BHP Billiton has been hit with a $522 million bill that the Tax Office says it owes for tax avoidance through its Singapore marketing operations.
The company has responded to questions from the Senate inquiry into tax avoidance saying it is contesting the Tax Office assessments, which are continuing.
Of the $522 million, $221 million are penalties for alleged tax avoidance.
Reuters reported that $522 million in tax bills also include contested tax plus interest and penalties owed on transfer pricing, the price at which BHP’s Australian entities sell commodities they mine to the Singapore marketing business.
“BHP Billiton has objected to these assessments,” Reuters reported the company as saying.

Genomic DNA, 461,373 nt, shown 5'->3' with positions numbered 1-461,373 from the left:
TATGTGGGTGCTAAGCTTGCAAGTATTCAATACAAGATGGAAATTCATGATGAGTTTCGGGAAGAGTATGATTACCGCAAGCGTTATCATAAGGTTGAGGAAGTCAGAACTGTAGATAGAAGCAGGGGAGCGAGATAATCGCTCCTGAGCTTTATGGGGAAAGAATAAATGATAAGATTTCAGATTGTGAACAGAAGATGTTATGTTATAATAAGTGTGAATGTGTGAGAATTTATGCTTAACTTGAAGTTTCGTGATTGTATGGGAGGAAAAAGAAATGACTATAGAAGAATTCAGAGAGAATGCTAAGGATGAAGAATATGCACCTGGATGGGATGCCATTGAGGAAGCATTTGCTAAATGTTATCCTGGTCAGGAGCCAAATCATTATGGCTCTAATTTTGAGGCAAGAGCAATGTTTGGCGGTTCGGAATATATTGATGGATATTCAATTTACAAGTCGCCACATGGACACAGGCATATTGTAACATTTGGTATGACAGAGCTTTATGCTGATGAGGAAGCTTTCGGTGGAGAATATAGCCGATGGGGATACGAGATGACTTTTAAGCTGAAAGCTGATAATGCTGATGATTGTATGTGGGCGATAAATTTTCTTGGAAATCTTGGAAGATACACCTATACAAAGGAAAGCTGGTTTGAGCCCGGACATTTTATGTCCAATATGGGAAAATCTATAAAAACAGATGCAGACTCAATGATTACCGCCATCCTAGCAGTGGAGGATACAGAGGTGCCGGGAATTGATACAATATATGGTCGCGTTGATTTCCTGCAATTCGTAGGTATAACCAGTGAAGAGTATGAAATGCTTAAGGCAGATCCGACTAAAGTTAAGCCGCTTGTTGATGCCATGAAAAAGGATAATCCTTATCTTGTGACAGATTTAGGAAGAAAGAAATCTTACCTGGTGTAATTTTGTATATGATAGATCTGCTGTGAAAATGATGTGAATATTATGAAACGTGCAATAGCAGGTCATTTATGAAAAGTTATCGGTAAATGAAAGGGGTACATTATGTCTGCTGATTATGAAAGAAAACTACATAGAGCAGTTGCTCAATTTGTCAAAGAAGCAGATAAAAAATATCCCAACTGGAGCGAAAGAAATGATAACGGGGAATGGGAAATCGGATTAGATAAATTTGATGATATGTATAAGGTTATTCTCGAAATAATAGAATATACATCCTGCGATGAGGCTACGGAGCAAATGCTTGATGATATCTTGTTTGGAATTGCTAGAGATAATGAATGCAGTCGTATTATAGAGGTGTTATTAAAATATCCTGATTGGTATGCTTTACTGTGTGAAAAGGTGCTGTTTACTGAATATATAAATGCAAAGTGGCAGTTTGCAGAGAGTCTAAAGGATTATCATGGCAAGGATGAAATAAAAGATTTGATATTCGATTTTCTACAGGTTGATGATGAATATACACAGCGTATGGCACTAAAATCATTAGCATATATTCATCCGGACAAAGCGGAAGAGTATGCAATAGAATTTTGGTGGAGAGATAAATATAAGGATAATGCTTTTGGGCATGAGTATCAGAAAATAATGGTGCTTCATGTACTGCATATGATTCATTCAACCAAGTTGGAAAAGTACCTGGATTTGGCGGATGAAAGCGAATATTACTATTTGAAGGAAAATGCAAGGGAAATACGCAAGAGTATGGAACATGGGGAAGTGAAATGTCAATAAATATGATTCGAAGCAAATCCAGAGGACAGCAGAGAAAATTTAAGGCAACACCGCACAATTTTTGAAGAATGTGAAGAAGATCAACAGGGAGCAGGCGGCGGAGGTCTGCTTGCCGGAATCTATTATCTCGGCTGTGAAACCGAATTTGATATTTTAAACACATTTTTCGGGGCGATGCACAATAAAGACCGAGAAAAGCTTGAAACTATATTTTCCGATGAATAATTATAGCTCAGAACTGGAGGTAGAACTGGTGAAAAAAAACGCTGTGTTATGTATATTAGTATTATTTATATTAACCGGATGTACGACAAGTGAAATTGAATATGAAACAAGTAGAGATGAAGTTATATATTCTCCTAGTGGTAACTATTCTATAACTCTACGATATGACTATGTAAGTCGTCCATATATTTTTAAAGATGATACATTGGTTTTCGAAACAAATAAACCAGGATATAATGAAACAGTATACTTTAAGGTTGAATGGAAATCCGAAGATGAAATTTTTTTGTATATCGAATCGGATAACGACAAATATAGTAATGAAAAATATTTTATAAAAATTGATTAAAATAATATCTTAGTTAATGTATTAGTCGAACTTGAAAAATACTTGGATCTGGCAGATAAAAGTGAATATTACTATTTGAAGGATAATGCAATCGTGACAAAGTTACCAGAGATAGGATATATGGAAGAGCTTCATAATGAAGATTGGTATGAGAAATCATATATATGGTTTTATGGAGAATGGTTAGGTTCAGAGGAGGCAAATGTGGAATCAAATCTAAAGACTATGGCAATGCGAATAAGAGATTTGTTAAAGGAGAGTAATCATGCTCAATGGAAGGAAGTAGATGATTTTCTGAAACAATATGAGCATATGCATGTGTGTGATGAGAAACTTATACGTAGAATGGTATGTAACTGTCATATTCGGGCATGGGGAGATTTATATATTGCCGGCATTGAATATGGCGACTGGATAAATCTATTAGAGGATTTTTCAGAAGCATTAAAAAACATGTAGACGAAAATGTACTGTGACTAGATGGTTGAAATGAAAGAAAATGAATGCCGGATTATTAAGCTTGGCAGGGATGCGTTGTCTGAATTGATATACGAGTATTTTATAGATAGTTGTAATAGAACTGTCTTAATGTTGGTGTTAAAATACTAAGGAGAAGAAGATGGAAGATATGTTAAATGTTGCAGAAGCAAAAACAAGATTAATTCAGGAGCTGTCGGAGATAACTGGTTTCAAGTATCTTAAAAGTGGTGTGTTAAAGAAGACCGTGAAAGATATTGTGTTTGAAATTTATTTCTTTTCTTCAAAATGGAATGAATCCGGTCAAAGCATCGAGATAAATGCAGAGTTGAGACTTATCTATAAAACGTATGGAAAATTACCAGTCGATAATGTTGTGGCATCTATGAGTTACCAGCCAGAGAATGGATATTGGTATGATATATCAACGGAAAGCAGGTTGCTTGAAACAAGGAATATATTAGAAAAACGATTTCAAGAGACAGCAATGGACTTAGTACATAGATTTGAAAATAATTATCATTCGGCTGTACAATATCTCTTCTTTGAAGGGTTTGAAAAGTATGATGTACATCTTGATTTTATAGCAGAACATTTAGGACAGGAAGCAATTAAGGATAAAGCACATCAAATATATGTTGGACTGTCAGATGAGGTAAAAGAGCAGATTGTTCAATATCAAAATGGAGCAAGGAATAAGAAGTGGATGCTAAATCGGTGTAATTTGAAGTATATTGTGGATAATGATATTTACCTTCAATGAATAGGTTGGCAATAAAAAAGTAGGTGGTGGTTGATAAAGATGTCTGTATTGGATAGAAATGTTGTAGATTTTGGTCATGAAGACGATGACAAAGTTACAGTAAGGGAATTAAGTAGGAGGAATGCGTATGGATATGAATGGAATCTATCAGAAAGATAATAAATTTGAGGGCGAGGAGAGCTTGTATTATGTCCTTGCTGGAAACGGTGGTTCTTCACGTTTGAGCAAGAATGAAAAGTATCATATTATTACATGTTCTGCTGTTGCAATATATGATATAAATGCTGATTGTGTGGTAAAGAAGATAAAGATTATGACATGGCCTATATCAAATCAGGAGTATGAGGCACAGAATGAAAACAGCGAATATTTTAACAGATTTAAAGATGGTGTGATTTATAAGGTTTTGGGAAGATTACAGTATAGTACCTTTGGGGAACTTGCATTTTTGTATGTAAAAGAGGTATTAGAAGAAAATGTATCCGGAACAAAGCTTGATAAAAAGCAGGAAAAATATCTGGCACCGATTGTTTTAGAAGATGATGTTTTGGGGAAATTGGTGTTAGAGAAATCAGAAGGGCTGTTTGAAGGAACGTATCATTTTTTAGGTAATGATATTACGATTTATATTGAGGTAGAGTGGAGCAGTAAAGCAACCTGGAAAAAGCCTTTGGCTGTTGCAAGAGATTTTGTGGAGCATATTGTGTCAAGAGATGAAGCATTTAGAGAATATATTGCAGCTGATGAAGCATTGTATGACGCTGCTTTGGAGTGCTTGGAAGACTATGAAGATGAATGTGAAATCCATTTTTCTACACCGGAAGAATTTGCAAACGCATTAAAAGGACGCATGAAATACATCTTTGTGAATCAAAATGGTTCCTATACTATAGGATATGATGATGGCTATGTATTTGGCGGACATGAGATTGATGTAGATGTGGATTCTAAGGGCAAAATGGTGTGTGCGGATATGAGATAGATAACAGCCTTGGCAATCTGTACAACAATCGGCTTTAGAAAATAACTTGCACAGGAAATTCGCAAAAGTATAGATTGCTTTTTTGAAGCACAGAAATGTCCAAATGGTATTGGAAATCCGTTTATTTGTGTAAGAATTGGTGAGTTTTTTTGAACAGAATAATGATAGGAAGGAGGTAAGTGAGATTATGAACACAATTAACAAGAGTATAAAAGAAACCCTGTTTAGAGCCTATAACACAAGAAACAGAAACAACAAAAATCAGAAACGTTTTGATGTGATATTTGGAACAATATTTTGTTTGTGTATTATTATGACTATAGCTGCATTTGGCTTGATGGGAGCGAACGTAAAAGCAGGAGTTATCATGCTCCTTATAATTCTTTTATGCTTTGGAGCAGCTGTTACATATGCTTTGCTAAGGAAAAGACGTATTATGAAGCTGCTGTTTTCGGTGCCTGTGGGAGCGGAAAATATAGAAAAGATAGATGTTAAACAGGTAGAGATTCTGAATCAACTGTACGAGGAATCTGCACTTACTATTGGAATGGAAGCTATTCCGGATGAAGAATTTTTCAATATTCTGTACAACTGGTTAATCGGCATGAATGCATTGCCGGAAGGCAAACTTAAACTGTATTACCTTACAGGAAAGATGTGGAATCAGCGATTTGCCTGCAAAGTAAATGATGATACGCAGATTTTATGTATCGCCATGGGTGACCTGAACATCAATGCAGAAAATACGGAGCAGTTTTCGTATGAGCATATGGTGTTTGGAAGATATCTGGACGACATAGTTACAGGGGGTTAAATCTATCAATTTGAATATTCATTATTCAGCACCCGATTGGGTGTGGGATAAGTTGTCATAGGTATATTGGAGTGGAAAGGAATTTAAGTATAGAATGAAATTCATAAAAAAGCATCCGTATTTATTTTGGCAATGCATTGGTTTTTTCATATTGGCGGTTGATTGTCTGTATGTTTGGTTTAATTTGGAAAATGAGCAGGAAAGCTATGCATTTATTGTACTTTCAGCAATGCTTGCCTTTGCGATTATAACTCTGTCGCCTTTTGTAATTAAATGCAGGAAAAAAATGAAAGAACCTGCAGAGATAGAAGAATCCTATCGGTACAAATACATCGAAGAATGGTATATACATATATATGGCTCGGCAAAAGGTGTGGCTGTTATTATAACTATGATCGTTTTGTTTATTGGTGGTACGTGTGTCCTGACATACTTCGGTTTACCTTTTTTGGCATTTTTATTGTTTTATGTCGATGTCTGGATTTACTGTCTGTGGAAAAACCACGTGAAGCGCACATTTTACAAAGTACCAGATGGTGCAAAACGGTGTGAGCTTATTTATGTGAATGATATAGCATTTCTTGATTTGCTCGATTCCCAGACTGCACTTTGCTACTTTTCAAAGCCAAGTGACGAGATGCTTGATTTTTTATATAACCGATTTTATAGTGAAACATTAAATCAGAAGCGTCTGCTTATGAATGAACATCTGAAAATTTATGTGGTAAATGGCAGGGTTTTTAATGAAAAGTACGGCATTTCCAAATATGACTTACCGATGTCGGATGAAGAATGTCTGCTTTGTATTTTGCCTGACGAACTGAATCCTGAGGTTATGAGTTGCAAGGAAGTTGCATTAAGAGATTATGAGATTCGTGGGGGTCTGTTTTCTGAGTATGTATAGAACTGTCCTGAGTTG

This unexpected tax bill comes at a time when the iron ore industry is struggling to turn a profit in a low-price environment. That said, the price of iron ore has rallied in recent days to hit $57 a tonne, up from under $47 two weeks ago.
As the lowest-cost iron ore producer in the world, BHP Billiton is one of the few mining companies that has managed to continue turning a profit since prices plummeted.
As yet the surprise tax bill has had no apparent affect on BHP’s share price, which has risen for the fifth day in a row.
BHP Billiton is Australia’s biggest listed company, and also its biggest corporate taxpayer.
– with AAP